St. Louis Art Capsules

Jessica Baran encapsulates the St. Louis art scene

Ongoing

Brandon Anschultz: Transmission/Destination This is a show about control, and like the sartorially futuristic Janet Jackson, Anschultz has lots of it. Though they're far more elegant than the overexposed megasongstress, Anschultz's lush, chromatic abstract paintings share a similar utopian ambition of severe, orderly élan. Each canvas portrays a glossy, single-color micro-universe, sparsely populated by one or two razor-striped planetary shapes. These shapes — or, as they're labeled, "No-Ships," a reference to Frank Herbert's Dune — bristle with narrow, tensely precise swaths of color that occasionally sputter out in one or two deviant (but measured) strands. Accompanying the canvases are contrastingly crude sculptural objects dangling from frayed anchors and pencil-line schematic drawings. The overall effect is that of the artist-as-astronaut marveling at his own unfathomable capacity for cruel disorder and near-stiflingly exquisiteness. While the artist's painterly expertise dominates the exhibit, the crux clearly seems to lie in the small but rough tears in the pristine seams, which expose a flash of something with arena-size appeal: the salubriously naughty. Through November 23 at the Millstone Gallery at COCA, 524 Trinity Avenue, University City; 314-725-6555 or www.cocastl.org. Hours: 10 a.m.-5 p.m. Mon.-Fri., noon-5 p.m. Sat.-Sun.

Lutz Bacher and Aida Ruilova The cultural diagnosis is grim: Ours is an era either endlessly complicated or senseless. The spare alien landscape of Lutz Bacher's large-scale installation Spill makes every effort to defy the sensible and sensual. Darkly lighted on the main gallery's cold slate terrain, the sculptural elements are few and far between: a large, untreadable cul-de-sac leading nowhere; four life-size Deep Space Nine cardboard cutouts standing mute and detached; the delicate parts of a smashed black Fender Stratocaster thinly scattered; and, behind a glossy black plastic curtain, several pallets of Budweiser looming with strange formality. What do all of these random pop artifacts add up to? One wall of the installation attempts to explain, in densely checker-tiled Xerox prints of celebrities, atrocities, revolutionaries and choice critical addenda. Perhaps summing it up best is an image of Jane Fonda in her peace-activist prime with a text bubble that reads, "I'm weird. I'm really fucked up." Alternatively, the compulsive guttural utterances of Aida Ruilova's brief, claustrophobic videos — which bear titles such as "Um," "Ahhh" and "Oh No" — suggest that the solitary life, away from the pop-cultural onslaught, offers no more reprieve than the psychic equivalent of banging one's head against a wall. Through January 4, 2009, at the Contemporary Art Museum St. Louis, 3750 Washington Boulevard; 314-535-4660 or www.contemporarystl.org. Hours: 10 a.m.-5p.m. Tue.-Sat. (open till 8 p.m. Thu.), 11 a.m.-4 p.m. Sun.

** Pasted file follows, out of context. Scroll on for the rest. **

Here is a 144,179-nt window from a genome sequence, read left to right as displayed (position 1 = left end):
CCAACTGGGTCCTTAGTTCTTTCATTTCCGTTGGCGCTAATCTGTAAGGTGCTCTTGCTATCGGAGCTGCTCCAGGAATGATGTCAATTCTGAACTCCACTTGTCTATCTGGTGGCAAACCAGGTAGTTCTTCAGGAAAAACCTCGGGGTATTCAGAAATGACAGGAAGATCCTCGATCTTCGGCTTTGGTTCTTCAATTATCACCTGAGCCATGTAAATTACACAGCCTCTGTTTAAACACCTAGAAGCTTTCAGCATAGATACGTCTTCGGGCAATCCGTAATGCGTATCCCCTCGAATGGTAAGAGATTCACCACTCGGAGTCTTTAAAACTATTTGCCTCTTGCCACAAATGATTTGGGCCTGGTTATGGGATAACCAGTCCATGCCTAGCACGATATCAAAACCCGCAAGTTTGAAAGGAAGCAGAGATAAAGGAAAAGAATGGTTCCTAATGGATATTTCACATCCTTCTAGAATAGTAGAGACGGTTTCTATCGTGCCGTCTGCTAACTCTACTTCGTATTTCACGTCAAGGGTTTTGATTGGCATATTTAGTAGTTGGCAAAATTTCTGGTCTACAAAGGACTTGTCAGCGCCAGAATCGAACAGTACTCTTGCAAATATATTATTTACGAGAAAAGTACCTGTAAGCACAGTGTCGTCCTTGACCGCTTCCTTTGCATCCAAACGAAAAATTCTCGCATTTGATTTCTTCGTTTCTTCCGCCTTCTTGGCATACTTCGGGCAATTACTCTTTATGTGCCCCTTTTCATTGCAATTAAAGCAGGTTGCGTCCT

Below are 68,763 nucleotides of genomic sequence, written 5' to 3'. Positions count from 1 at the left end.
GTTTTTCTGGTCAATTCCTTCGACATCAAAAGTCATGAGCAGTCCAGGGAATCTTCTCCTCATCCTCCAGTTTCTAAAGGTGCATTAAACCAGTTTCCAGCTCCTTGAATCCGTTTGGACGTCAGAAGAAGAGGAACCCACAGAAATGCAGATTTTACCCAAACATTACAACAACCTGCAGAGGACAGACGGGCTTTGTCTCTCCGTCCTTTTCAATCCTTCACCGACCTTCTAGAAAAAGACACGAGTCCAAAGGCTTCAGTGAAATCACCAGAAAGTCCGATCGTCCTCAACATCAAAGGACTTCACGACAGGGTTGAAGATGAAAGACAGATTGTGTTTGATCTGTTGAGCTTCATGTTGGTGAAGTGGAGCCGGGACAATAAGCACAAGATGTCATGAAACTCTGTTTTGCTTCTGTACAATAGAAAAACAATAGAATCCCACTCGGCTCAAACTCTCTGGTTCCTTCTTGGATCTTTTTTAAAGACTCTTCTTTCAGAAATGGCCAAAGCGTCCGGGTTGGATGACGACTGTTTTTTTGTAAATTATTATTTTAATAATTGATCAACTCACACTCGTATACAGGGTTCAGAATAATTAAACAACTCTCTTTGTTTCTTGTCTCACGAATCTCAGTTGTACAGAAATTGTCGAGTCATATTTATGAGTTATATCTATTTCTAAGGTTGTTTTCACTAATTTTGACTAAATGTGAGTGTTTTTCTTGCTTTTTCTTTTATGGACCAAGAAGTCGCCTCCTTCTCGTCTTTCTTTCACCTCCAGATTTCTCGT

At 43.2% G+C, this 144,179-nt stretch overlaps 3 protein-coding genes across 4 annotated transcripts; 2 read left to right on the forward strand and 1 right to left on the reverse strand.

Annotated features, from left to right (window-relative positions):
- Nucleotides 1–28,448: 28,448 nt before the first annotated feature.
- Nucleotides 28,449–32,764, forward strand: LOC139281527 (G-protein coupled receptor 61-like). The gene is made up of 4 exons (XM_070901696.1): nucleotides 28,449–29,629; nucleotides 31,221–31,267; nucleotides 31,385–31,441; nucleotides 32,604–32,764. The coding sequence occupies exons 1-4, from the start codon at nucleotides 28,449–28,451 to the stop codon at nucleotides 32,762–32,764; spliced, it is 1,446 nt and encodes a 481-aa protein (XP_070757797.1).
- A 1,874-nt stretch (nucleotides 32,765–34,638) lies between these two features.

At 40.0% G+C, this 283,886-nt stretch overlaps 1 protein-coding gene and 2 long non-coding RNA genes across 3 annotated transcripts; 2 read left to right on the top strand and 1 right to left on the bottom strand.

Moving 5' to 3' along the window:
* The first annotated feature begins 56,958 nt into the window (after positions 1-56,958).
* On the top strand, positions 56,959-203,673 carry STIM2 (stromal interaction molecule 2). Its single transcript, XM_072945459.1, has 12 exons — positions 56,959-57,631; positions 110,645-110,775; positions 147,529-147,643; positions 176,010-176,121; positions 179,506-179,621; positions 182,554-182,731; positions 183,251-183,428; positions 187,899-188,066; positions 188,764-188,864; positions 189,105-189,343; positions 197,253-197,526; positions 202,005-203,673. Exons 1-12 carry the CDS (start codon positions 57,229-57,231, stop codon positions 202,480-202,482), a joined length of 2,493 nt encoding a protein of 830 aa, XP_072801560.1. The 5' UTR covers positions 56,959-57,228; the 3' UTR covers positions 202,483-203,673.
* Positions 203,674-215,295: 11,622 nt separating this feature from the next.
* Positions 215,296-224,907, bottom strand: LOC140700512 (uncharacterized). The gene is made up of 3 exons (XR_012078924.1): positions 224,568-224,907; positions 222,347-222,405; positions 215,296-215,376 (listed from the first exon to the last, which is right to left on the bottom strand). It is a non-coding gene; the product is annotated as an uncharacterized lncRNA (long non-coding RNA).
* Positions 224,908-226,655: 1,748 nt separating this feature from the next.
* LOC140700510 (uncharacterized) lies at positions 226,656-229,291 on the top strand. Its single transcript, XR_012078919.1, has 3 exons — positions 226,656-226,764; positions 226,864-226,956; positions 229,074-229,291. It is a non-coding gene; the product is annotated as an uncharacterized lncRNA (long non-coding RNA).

Brandon Anschultz, "Dark No-Ship," at COCA.
Brandon Anschultz, "Dark No-Ship," at COCA.

Persuasive Politics: Presidential Campaign Memorabilia Mining southern Illinois flea markets and other sources, Cecelia and U.I. "Chick" Harris rescued from obscurity a passel of political campaign-related Americana. Then they donated their collection to the Saint Louis University Museum of Art — with the stipulation that the items be exhibited every four years, in conjunction with the presidential campaign calendar. In a warren of dimly lit rooms adorned with deconstructed stars and stripes, a chronological row of shadow boxes compels viewers to peer closely at the jewel-like items, built not to last. Doubling our national penchant for laissez-faire self-idolatry, the show invites us to ponder each era's sense of itself — from detailed Currier & Ives lithographs to McGovern toilet paper and "Nixon Now" paper dresses. Certain trends are timeless: the presidential aspiration to be both maverick and everyman; the indiscreet wielding of nastiness as a winning strategy; and the love of brazen superficiality in propaganda design. Like any good reflective surface, the stuff's hard to stop marveling at. Through December 21 at the Saint Louis University Museum of Art, 3663 Lindell Boulevard; 314-977-2666 (www.slu.edu/x16374.xml). Hours: 11 a.m.-4 p.m. Wed.-Sun.

 
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